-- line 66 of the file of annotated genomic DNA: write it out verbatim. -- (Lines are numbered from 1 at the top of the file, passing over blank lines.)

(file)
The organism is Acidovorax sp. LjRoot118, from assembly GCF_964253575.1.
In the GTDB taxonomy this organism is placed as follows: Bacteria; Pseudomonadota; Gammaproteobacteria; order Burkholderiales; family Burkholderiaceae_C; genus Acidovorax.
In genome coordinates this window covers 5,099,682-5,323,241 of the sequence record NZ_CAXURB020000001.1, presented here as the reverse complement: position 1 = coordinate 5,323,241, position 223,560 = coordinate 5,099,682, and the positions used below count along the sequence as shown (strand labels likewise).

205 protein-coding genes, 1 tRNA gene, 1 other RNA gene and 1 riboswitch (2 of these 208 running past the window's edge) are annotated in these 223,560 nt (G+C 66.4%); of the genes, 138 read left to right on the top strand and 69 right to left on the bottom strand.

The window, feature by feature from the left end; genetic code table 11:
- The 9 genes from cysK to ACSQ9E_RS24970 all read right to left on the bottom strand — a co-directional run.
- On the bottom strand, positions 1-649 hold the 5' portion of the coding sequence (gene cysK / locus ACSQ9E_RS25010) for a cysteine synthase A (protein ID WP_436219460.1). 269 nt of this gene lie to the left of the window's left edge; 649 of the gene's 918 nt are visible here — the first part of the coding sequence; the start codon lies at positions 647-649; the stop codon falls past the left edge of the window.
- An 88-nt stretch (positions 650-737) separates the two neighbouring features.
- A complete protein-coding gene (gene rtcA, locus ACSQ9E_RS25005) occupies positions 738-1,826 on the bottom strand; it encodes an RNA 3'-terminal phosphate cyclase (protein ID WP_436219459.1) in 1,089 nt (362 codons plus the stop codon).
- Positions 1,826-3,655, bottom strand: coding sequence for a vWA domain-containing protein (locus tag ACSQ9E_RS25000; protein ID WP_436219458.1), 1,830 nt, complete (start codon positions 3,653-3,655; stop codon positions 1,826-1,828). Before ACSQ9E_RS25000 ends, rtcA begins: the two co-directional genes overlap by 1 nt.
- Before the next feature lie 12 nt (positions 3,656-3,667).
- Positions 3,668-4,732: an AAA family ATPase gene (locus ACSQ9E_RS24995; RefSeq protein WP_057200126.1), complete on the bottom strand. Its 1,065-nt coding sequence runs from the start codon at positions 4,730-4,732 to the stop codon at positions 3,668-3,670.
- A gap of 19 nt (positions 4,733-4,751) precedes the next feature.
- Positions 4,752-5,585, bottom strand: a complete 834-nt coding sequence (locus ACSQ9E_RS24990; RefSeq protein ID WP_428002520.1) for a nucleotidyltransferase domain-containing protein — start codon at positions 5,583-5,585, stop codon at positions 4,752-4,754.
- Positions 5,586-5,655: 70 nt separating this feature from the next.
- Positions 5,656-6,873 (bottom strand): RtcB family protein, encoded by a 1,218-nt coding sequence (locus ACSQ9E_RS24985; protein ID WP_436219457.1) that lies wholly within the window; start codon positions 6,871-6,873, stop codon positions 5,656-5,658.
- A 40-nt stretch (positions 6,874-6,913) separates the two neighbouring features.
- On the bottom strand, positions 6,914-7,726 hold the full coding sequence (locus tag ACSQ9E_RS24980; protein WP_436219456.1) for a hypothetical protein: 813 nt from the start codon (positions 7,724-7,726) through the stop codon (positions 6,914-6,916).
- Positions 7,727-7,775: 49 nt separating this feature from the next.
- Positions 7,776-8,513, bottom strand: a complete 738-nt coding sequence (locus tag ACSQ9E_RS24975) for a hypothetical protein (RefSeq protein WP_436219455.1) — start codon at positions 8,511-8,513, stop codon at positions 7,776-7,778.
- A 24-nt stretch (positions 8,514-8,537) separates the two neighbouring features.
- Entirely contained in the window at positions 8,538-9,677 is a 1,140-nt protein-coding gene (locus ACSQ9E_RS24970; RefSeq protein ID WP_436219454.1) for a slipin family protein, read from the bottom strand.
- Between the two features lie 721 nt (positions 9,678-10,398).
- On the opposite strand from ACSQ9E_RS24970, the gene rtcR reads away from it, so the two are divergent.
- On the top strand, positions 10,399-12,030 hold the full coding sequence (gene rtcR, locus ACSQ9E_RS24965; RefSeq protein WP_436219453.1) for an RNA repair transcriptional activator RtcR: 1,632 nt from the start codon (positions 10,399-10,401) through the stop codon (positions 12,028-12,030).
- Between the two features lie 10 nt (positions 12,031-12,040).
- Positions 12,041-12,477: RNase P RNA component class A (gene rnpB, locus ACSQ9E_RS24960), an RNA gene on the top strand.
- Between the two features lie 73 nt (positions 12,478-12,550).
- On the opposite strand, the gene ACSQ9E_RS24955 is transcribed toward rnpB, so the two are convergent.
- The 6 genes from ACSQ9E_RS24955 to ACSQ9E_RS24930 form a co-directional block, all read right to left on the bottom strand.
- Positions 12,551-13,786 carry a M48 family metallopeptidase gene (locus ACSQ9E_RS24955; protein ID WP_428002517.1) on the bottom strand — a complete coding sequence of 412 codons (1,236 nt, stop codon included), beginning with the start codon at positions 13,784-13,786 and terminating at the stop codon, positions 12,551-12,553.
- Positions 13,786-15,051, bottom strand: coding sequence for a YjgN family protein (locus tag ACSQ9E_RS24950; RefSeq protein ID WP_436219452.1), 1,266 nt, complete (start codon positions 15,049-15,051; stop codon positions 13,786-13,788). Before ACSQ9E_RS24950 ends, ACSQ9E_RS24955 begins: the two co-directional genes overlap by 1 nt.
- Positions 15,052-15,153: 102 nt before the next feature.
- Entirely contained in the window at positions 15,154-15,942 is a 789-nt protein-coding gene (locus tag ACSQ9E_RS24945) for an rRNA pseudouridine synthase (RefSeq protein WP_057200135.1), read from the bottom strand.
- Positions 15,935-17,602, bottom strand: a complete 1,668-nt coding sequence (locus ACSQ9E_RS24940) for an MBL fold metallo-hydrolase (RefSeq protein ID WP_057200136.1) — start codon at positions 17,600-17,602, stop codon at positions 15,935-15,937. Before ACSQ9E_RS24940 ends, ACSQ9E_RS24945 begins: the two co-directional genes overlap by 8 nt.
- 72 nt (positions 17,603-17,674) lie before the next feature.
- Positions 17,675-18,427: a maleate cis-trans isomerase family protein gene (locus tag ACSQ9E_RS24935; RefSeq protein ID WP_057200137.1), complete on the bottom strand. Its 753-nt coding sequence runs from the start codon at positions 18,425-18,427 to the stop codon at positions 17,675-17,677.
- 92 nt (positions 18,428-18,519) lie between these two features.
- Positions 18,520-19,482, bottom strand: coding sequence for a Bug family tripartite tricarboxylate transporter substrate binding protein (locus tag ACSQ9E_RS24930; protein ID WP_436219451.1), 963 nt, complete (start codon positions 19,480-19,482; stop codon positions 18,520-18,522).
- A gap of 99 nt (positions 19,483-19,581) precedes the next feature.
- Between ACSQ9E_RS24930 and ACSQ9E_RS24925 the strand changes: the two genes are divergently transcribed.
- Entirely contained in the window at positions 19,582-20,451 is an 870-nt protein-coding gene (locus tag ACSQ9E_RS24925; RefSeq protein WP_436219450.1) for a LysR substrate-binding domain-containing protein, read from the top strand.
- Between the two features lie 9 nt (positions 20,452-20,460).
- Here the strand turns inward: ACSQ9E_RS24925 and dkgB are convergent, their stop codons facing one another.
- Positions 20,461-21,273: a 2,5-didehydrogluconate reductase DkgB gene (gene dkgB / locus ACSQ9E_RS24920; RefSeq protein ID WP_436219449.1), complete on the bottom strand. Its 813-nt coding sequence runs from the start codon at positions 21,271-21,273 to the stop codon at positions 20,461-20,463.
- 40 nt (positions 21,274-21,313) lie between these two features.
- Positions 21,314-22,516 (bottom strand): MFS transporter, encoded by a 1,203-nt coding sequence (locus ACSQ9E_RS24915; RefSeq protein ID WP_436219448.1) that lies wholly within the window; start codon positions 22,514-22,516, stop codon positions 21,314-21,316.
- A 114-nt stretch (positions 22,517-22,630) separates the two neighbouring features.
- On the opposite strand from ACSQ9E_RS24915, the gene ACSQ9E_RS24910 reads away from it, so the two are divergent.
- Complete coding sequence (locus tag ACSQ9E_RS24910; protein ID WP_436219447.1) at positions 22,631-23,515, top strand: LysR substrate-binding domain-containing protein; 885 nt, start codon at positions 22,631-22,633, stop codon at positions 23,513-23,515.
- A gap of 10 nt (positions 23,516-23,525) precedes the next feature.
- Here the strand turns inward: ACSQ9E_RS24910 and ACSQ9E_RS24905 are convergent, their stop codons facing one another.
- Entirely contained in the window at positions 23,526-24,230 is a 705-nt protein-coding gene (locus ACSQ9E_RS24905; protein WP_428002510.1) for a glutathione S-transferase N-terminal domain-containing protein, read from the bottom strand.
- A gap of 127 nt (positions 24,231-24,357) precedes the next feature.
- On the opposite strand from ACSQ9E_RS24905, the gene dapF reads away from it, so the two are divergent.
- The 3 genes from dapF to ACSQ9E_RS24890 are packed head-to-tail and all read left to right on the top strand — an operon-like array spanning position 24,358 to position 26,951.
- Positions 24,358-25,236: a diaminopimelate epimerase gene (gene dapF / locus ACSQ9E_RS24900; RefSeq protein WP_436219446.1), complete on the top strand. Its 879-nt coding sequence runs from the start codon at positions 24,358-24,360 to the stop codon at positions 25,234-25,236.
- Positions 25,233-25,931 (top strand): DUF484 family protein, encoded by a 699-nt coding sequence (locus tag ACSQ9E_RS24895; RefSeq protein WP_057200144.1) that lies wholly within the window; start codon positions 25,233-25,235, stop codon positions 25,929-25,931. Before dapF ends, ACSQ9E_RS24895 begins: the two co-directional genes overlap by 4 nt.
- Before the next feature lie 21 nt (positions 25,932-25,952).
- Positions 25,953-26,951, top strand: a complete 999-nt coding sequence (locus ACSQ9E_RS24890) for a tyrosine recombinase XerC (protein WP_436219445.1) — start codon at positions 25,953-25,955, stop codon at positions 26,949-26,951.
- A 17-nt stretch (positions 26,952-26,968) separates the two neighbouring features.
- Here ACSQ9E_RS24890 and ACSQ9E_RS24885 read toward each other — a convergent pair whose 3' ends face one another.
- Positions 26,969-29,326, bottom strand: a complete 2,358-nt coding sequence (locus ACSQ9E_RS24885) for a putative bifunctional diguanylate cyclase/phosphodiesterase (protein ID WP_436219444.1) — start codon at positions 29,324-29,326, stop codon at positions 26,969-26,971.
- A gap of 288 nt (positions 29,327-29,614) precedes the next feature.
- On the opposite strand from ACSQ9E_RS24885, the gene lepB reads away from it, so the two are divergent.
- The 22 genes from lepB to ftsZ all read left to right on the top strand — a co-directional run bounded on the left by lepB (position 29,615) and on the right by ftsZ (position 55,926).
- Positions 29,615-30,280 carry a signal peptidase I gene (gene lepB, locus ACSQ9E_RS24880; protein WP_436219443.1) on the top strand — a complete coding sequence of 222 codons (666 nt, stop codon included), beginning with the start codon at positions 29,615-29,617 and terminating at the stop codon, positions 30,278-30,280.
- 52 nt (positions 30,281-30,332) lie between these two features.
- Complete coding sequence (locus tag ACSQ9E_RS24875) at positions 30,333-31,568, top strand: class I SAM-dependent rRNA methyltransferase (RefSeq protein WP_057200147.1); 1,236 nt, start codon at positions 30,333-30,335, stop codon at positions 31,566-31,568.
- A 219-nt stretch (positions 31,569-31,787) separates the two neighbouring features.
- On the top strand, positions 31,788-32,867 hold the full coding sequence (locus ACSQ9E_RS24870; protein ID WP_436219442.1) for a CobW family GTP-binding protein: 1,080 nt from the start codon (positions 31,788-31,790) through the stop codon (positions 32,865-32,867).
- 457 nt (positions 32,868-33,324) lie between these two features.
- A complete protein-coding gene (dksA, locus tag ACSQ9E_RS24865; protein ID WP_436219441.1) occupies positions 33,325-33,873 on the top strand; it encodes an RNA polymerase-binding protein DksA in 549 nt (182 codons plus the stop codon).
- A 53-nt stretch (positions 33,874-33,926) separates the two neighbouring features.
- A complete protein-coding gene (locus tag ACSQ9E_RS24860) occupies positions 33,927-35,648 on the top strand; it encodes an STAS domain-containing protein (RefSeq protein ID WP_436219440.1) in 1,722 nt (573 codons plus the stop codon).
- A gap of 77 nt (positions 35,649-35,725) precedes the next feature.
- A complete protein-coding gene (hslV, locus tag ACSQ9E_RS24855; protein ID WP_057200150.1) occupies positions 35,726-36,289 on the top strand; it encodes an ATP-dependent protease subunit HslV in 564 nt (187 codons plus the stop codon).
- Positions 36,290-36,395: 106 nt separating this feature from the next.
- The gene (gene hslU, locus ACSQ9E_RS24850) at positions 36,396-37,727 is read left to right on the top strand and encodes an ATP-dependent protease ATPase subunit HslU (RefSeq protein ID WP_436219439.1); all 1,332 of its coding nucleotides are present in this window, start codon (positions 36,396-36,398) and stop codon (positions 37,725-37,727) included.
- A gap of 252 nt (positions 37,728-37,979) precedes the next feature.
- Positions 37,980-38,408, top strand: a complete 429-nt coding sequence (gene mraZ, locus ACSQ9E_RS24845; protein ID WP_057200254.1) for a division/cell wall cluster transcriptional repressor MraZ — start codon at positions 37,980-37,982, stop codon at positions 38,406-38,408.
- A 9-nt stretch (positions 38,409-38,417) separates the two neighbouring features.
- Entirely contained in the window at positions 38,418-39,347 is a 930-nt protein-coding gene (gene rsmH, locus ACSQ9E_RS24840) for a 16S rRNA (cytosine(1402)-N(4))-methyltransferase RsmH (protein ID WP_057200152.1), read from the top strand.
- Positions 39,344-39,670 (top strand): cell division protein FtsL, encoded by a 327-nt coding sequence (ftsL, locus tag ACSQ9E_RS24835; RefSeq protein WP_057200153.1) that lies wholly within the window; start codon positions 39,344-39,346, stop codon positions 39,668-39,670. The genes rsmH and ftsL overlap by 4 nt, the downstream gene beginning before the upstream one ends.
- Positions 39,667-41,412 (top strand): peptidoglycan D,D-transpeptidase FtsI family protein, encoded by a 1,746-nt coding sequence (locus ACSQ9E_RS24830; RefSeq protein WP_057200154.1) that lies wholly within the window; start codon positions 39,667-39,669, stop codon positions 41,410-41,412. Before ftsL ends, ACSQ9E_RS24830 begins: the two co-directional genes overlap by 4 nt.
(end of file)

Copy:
- The 22 genes from lepB to ftsZ all read left to right on the top strand — a co-directional run bounded on the left by lepB (position 29,615) and on the right by ftsZ (position 55,926).